Weird. I was thinking that today I might write about how I’ve been using Twitter recently, and I’ve just found myself writing in its defence.
It’s been interesting to watch the vastly different reaction here on Link with the (mostly) very positive reaction amongst the alpha geeks in my circle of friends on Twitter.
There, the reaction is all “When can I get a Mac version?” and “How can I hook this into X technology?” and about exploring the possibilities — what can be achieved. Here on Link, the reaction is often negative, “How can it go wrong?”, “Where do you sue?”.
Both reactions are necessary to provide a balanced response to a new technology. How to we get them to meet?
Systems administrator Craig Sanders was quick to respond, and I must admit I found his response to be almost a stereotype — something I later dubbed “old man syndrome”.
yes, well, there’s your explanation.
gross, but mostly accurate, generalisation follows:
Twitter is the lowest form of blogging, with everything worthwhile about blogging removed, and all the most annoying things about instant messaging added.
it is basically just an avenue for vacuous people to instantly spew every trivial thought that flitters through their minds. people don’t need more communications tools. they need to learn how to shut up. and how to think before opening their mouths.
learning to think before forming an opinion would be a good idea too. but that’s probably way too much to hope for, i’ll settle for people learning how to shut up.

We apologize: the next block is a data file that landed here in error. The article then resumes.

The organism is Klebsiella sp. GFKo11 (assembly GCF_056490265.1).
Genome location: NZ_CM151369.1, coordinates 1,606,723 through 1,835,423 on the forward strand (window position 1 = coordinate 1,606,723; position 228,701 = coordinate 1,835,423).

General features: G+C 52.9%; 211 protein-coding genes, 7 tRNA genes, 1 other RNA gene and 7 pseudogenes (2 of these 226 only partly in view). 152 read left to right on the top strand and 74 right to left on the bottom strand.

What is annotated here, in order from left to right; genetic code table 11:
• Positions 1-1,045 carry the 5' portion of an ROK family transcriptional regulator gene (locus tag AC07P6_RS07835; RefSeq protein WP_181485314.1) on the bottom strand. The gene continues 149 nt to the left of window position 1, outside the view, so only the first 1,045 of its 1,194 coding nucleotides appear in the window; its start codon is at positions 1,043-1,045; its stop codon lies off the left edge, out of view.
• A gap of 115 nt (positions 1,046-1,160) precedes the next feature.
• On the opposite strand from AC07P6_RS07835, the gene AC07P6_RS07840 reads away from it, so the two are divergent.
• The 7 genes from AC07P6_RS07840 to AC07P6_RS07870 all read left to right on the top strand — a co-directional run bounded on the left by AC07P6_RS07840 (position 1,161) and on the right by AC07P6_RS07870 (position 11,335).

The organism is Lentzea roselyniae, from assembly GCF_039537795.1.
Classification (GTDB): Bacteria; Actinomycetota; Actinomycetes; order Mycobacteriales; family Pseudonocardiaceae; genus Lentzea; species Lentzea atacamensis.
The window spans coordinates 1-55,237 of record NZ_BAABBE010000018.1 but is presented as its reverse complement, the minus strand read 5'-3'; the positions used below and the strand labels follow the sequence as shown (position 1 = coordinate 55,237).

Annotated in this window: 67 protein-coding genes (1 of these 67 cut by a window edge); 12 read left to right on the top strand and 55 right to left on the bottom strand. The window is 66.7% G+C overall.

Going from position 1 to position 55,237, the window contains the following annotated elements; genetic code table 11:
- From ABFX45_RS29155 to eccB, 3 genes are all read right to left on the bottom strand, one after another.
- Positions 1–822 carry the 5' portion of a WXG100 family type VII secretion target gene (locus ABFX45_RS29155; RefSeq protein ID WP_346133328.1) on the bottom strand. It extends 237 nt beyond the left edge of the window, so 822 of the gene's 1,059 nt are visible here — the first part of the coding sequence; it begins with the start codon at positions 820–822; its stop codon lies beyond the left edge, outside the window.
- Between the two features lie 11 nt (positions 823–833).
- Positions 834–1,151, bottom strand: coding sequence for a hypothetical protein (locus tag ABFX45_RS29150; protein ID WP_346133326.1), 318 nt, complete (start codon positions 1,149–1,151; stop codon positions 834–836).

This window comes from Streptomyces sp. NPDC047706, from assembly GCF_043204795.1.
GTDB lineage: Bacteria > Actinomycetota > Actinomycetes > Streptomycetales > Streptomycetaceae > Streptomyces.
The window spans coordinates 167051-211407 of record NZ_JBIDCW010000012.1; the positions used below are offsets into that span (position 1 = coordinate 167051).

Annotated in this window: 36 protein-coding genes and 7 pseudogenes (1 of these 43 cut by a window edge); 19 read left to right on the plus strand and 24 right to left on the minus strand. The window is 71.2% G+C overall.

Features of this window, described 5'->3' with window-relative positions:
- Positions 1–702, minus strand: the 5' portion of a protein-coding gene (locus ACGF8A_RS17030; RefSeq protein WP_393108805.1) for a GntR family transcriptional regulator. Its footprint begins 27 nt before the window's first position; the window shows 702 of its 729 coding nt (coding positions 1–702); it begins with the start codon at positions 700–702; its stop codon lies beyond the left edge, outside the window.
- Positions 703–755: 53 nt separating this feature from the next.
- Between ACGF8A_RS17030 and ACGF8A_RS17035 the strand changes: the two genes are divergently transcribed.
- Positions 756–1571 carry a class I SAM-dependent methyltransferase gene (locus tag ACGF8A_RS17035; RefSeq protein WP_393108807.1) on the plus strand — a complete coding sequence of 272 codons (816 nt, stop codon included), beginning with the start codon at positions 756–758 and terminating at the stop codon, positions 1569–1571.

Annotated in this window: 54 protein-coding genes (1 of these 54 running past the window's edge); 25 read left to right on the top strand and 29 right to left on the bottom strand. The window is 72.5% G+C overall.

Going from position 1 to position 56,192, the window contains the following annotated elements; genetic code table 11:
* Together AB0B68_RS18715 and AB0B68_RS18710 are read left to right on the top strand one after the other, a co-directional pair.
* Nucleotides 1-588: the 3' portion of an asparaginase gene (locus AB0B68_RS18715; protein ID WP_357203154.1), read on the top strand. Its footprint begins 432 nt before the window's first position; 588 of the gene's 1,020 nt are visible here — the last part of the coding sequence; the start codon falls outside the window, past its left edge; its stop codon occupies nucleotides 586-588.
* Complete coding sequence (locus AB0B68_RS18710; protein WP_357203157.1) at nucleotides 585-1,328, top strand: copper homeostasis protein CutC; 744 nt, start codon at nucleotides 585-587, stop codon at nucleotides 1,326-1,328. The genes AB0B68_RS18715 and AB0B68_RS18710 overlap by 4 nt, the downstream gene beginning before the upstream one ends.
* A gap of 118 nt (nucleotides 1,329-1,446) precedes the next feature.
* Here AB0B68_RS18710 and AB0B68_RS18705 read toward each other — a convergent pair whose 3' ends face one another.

My reply [slightly edited for the web rather than email]:
I don’t know how much you look at what’s been written about human communication, Craig, but this is just plain wrong. The VAST majority of human communication is what you’d call “trivial thoughts” — the constant stream of social bonding that holds any group together. It’s MEANT to be ephemeral, since it’s about the now.
This ephemeral communication is how we explore and solidify our own thoughts and beliefs. We DO say what comes into our heads. And then we monitor the reactions of those around us and decide whether we need to modify our thoughts or not. All Twitter does is put that constant chatter onto teh interwebs, so it can happen at a distance.
I must admit, all I’m detecting here is “old man syndrome”: that the new tool to do this task is “bad”, ‘cos there’s on “old” tool which you may use for this task. Or is that off the mark?
I don’t mean that particularly personally. I had much the same reaction to Twitter until I actually used it to stay in touch with some of my friends and colleagues. Some of them, as you’ll see from the comments on my blog post, still have that belief.
I think the reaction is akin to the parents of teenagers in 1960s American sitcoms, wondering what their kids were doing on the phone “all the time”. The answer is “forming and maintaining their network of friends, their social connections and their group bond with their peers, using different methods from their parents”.
I also observed that “Opinion-forming is a group activity”.
I reckon Twitter has hit a sweet spot in terms of message size, immediacy, accessibility and so on. Now all they need do is figure out some sort of business model to pay for it — because currently someone’s haemorrhaging money to make it possible.
[Credit: Cartoon Twitter-bird courtesy of Hugh MacLeod. Like all of Hugh’s cartoons published online, it’s free to use.]